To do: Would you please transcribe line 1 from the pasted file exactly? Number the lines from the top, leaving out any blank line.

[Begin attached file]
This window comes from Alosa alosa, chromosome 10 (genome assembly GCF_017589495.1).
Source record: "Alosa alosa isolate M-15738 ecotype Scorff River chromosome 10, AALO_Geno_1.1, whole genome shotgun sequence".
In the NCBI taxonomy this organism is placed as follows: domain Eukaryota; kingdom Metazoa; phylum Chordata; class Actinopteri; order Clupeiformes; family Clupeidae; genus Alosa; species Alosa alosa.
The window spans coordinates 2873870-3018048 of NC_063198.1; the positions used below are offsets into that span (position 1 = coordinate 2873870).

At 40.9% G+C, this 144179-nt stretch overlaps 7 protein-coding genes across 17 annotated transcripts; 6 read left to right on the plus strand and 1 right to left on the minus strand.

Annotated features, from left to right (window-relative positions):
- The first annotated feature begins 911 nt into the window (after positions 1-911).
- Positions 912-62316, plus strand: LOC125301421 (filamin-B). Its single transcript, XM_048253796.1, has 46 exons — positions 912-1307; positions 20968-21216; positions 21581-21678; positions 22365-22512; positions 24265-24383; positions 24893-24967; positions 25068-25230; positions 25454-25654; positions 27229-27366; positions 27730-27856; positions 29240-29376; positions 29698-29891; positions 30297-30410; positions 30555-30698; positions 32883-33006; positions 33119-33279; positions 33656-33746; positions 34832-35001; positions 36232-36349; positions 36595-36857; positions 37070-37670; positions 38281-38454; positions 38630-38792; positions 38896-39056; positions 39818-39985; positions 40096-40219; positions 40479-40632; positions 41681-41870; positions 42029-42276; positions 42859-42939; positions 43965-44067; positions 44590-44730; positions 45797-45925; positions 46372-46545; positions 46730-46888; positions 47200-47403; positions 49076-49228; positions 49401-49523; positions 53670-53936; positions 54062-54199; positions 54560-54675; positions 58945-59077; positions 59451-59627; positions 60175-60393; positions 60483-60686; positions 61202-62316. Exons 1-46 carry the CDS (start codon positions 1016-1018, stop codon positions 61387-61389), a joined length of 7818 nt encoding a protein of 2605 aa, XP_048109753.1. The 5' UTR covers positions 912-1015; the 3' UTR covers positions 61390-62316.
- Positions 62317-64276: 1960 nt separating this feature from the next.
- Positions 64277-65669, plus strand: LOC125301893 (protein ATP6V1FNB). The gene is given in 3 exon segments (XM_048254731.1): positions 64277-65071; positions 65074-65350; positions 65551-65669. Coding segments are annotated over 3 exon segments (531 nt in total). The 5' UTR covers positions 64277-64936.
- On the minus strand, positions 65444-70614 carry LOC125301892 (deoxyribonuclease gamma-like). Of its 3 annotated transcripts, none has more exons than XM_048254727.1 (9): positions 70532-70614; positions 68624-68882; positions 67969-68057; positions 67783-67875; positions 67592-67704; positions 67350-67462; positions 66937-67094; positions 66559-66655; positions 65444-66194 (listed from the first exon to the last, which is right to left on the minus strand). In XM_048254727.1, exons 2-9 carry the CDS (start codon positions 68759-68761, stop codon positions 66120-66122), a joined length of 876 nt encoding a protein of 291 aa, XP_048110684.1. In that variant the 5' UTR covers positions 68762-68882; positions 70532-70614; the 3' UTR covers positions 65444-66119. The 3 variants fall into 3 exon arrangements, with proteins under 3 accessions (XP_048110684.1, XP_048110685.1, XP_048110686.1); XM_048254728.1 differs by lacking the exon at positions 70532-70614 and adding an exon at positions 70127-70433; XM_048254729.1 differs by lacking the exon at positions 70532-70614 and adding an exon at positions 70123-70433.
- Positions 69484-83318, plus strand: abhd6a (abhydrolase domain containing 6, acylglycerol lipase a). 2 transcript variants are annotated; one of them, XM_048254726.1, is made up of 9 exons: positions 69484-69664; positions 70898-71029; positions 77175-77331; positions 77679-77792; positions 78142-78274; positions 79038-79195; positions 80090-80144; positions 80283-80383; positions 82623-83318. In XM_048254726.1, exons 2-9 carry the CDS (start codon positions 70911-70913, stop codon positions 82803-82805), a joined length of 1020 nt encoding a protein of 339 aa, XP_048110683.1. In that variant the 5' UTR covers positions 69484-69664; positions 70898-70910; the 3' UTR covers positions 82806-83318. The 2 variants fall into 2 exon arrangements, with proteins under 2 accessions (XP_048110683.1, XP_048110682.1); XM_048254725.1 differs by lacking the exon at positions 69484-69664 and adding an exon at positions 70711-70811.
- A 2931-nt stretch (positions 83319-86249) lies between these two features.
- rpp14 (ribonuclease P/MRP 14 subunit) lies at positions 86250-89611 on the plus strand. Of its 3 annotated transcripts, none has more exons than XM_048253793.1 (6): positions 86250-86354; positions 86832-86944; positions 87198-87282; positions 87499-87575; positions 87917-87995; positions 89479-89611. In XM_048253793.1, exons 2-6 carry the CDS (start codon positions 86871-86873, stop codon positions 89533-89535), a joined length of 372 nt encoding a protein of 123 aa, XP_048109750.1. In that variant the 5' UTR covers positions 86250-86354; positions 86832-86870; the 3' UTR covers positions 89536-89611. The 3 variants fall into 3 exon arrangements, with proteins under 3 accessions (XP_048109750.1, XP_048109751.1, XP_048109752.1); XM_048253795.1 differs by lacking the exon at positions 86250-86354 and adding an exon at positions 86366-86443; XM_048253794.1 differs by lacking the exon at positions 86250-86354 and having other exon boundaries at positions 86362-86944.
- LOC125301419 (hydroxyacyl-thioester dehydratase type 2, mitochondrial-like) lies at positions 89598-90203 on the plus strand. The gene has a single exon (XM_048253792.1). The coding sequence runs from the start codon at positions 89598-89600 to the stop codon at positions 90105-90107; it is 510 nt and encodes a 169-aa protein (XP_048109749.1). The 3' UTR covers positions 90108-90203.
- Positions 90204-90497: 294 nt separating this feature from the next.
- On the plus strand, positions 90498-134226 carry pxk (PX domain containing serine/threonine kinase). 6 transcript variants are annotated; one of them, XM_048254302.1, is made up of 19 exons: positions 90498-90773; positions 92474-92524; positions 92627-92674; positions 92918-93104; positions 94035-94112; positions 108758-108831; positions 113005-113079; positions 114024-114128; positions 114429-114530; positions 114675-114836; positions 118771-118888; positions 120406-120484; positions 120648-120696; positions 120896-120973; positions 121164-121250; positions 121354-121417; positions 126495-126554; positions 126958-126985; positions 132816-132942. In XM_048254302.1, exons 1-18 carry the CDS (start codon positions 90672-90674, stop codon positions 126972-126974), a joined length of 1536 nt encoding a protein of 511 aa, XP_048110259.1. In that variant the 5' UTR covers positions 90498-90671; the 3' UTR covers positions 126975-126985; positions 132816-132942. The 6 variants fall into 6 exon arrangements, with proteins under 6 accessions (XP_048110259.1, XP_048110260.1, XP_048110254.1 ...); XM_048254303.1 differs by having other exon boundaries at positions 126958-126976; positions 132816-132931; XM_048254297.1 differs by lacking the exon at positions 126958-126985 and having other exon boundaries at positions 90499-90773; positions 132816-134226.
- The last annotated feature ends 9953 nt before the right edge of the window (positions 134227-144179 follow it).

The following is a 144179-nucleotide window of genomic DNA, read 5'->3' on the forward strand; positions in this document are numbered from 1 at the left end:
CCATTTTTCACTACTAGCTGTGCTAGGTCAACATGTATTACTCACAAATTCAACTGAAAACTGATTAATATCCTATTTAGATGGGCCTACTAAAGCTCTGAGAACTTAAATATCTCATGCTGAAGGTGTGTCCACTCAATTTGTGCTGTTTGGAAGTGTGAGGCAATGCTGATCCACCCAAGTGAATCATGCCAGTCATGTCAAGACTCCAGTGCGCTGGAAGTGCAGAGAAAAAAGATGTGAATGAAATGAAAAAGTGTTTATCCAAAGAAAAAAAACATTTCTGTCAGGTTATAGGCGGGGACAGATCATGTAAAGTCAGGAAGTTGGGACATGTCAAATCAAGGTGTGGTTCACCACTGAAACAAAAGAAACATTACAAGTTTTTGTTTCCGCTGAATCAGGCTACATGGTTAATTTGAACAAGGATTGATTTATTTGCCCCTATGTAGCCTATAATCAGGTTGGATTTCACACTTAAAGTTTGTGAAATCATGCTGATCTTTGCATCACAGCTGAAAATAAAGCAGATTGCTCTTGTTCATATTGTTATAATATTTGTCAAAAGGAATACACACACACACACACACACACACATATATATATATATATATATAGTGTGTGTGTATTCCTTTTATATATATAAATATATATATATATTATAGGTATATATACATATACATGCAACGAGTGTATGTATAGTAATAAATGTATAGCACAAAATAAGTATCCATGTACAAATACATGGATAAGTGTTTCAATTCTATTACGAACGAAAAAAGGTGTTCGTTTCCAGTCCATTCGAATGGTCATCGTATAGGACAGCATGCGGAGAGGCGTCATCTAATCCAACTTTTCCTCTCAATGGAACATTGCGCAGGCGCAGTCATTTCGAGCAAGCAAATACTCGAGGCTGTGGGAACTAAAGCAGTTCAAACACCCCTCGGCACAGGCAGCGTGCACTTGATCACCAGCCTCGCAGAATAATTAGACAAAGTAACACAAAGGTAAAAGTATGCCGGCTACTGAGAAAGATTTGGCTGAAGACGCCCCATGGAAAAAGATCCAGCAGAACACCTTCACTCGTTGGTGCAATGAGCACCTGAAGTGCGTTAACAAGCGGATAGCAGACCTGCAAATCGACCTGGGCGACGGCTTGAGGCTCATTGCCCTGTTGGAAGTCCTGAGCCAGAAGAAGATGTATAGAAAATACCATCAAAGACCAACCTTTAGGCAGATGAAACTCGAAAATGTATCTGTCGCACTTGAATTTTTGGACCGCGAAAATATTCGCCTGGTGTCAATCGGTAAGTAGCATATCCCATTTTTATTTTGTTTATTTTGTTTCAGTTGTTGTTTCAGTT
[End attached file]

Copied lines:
This window comes from Alosa alosa, chromosome 10 (genome assembly GCF_017589495.1).